In both case A and case B it is assumed that the greatest net profit per acre is to be obtained with 160 acres, and that the net profit per acre when the farm is of that size is $5. In case A it is assumed that the net profit would decrease $1 for each 80 acres added, while in case B the decrease is assumed to be only one-half as rapid. In the first instance the net profit per farm increases until 280 acres are reached, when the net profit per farm decreases, until at 560 acres no profit would be obtained. In case B the net profit per farm increases until 480 acres are reached. Everyone is cautioned not to accept these figures as representing what would actually happen. All that can be said is that as the farm unit increases in size there will come a point at which the net profit per acre will decrease because of the physical difficulty of managing a large area, and, therefore, there is a limit to the size of a single farm. Fifteen thousand acres may lay in one tract and be owned by one individual, firm or corporation, but its economic management requires for purely physical reasons, not to mention others, that it be managed in several units more or less distinct from one another. Just what the size of this unit will be no one knows and it will vary with the type of farming, the type of farmer and many other circumstances. For example, a very common unit for a tenant cotton farm is between 20 and 50 acres, both the product and the farmer being a limiting factor.

Perhaps the most important lesson to be learned from a study of this table is that it is wise for some men to operate a farm of 320 acres, others of 160 acres and still others of 80 acres, because each size of farm presents a task suited to different abilities. It would be as futile for one fitted to operate only an 80-acre farm to attempt to manage 320 acres as it would be unwise for the man capable of conducting 320 acres to confine his attention to 80 acres. Unfortunately while this principle is not difficult to perceive and is easily stated, it is practically impossible to make any application of it to an individual case. Only time and the inexorable laws of competition will adjust men to their several tasks.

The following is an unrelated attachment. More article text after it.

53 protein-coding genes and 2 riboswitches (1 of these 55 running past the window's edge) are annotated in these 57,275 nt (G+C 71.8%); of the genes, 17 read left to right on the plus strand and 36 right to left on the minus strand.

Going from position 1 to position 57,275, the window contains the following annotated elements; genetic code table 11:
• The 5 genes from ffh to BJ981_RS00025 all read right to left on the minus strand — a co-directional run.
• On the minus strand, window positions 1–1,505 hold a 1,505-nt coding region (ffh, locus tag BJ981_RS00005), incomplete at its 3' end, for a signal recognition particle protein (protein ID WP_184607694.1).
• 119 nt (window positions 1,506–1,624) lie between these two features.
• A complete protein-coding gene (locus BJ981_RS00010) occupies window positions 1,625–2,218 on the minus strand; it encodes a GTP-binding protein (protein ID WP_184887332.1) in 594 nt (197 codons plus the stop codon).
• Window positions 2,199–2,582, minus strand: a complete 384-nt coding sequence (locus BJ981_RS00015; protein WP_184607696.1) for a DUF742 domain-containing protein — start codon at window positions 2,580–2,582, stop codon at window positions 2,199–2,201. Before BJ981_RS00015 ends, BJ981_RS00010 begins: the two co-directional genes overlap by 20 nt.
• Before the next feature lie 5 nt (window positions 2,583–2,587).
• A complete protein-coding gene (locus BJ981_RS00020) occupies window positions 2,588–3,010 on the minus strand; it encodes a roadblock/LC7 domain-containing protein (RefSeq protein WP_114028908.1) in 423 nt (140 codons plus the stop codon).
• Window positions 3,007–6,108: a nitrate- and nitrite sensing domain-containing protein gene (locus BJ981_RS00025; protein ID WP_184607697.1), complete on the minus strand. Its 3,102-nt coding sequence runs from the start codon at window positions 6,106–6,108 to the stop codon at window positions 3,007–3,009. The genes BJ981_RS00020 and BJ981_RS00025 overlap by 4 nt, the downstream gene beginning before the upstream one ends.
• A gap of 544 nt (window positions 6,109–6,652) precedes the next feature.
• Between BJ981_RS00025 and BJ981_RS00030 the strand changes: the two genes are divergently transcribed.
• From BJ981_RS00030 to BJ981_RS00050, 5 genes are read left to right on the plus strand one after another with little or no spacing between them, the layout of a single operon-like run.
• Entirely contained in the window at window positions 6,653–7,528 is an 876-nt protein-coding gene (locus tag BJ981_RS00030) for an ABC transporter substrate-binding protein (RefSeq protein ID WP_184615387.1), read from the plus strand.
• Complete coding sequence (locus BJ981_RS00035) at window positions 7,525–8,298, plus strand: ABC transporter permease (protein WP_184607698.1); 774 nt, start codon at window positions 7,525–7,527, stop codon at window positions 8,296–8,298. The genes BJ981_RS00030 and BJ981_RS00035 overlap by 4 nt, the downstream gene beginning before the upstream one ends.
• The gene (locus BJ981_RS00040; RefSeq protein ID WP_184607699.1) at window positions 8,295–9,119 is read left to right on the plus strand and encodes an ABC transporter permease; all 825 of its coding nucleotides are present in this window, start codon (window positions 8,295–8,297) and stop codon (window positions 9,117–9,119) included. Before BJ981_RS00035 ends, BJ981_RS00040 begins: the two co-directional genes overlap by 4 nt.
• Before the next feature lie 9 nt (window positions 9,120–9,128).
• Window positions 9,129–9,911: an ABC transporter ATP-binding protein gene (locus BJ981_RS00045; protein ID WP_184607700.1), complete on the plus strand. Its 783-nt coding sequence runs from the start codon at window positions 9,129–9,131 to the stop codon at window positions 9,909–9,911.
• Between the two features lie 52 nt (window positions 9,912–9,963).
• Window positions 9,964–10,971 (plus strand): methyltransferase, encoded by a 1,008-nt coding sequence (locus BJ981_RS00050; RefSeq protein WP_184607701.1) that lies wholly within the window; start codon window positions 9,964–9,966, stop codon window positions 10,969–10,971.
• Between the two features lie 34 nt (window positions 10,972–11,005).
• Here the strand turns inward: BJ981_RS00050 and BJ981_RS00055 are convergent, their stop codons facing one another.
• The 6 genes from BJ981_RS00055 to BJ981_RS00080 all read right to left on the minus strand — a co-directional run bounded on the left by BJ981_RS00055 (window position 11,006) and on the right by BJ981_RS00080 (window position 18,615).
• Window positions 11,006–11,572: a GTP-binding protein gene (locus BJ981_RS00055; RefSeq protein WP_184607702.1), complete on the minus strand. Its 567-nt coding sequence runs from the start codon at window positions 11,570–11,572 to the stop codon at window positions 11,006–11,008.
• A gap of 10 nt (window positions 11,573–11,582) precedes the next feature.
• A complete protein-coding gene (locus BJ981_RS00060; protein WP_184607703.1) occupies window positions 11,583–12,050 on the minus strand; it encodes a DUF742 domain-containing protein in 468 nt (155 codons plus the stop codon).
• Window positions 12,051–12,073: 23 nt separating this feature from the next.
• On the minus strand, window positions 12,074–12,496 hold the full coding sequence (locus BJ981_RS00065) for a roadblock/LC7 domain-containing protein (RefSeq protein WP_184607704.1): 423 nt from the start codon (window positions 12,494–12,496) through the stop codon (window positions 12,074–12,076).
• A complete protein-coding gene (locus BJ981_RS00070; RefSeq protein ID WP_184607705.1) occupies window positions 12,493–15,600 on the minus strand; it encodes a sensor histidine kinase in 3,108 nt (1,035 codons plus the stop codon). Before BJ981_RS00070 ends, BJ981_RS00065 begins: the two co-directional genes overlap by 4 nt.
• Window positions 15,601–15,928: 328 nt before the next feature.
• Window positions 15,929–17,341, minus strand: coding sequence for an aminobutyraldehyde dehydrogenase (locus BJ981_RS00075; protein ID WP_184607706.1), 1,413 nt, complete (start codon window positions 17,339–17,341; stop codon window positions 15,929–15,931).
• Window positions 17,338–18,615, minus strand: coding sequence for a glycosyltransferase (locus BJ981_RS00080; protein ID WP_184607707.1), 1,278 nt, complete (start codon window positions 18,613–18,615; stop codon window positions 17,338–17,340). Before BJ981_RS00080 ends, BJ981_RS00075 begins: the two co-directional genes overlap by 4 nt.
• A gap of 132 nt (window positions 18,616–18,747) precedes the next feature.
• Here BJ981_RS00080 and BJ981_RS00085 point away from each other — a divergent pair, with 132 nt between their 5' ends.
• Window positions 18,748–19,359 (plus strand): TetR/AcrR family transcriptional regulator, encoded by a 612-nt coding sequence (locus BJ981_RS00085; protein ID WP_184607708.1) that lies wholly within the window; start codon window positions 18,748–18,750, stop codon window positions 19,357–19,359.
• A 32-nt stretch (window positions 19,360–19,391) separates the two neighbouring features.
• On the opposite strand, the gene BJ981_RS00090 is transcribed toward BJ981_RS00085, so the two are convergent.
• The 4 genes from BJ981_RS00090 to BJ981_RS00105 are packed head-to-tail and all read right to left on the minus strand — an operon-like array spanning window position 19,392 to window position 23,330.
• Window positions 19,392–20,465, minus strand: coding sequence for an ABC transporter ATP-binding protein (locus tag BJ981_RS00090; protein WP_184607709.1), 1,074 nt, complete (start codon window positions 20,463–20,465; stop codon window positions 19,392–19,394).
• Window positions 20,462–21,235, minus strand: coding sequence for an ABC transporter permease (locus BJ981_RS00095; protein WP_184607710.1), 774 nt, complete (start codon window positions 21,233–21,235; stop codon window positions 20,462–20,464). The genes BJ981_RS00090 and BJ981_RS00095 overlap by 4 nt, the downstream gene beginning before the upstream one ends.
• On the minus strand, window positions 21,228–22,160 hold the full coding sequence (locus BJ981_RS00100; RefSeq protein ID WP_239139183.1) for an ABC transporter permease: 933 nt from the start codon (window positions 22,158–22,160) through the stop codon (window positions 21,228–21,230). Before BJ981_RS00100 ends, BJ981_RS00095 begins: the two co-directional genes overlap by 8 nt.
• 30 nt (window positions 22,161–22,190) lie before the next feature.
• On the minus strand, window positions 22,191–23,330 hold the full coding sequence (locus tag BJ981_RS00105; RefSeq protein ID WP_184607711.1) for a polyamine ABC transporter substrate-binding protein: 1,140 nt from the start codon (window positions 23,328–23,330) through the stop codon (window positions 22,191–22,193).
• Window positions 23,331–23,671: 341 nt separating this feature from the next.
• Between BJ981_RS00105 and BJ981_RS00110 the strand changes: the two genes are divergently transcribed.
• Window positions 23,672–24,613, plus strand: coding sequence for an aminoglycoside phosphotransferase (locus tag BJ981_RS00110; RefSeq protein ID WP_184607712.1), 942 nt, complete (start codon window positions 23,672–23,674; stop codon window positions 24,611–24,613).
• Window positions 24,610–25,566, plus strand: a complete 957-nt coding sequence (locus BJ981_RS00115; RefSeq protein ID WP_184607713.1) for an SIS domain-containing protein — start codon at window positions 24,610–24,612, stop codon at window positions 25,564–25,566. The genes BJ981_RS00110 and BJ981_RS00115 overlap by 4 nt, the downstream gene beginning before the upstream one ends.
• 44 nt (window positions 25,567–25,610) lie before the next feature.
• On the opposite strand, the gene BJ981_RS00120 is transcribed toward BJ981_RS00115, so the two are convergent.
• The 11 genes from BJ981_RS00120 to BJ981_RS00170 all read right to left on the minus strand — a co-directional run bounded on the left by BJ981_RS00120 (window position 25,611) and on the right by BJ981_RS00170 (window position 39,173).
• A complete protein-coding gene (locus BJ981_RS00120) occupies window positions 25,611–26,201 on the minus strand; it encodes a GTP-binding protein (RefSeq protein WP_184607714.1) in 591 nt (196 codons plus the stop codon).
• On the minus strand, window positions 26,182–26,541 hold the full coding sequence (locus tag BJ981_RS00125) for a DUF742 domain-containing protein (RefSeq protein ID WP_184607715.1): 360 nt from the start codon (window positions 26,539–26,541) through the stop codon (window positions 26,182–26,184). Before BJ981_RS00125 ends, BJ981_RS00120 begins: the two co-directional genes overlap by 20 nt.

It will be of interest to note what influence in actual practice the type of farming has upon the size of the farm. The census reports the average size of all farms in the United States as 147 acres, with the different types as follows: Vegetables, 65 acres; fruits, 75 acres; dairy products, 120 acres; hay and grain, 159 acres; and live stock, 227 acres. Speaking in a very general way, only about one-half the land on these farms is in cultivated crops, while only 40% of the income may be from the products which cause the farm to be thus classified. The young farmer will do well to have these figures in mind when he starts out in life, for while they are not to be followed literally, they give him a measuring stick with which to compare his operations.



Having some of these preliminary questions settled, or at least well in mind, the young farmer is ready to inspect individual farms with a view to purchasing or renting. He should examine each farm from four general aspects, namely: (1) The character and topography of the soil, (2) the climatic conditions, including healthfulness and water supply, (3) the location, and (4) the improvements.

It may be well at the outset to emphasize the advantage which even a small difference in fertility may bring. Suppose one farm is capable of raising fifteen bushels of wheat per acre and another twenty bushels. If wheat is 80 cents a bushel, then the gross income is $12 and $16 respectively. If it is assumed that it costs in either case for seed, labor and interest on investment $8 an acre to raise and harvest the crop, then it will be seen that an increase of five bushels an acre doubles the profit. The comparison is perhaps not quite fair, since it costs slightly more to harvest the larger crop, but it serves to illustrate the point.

Neither the crop adaptation nor the crop-producing power of the soil can be determined by taking a sample and submitting it to a chemist for analysis. These factors can best be determined by the character of the vegetation, both domestic and wild, and by a knowledge obtained through observation or reading as to what this particular soil type usually does. Every type of soil has certain characteristics which under like conditions it may be expected to reproduce, much in the same manner as each species of animal reproduces its characteristics.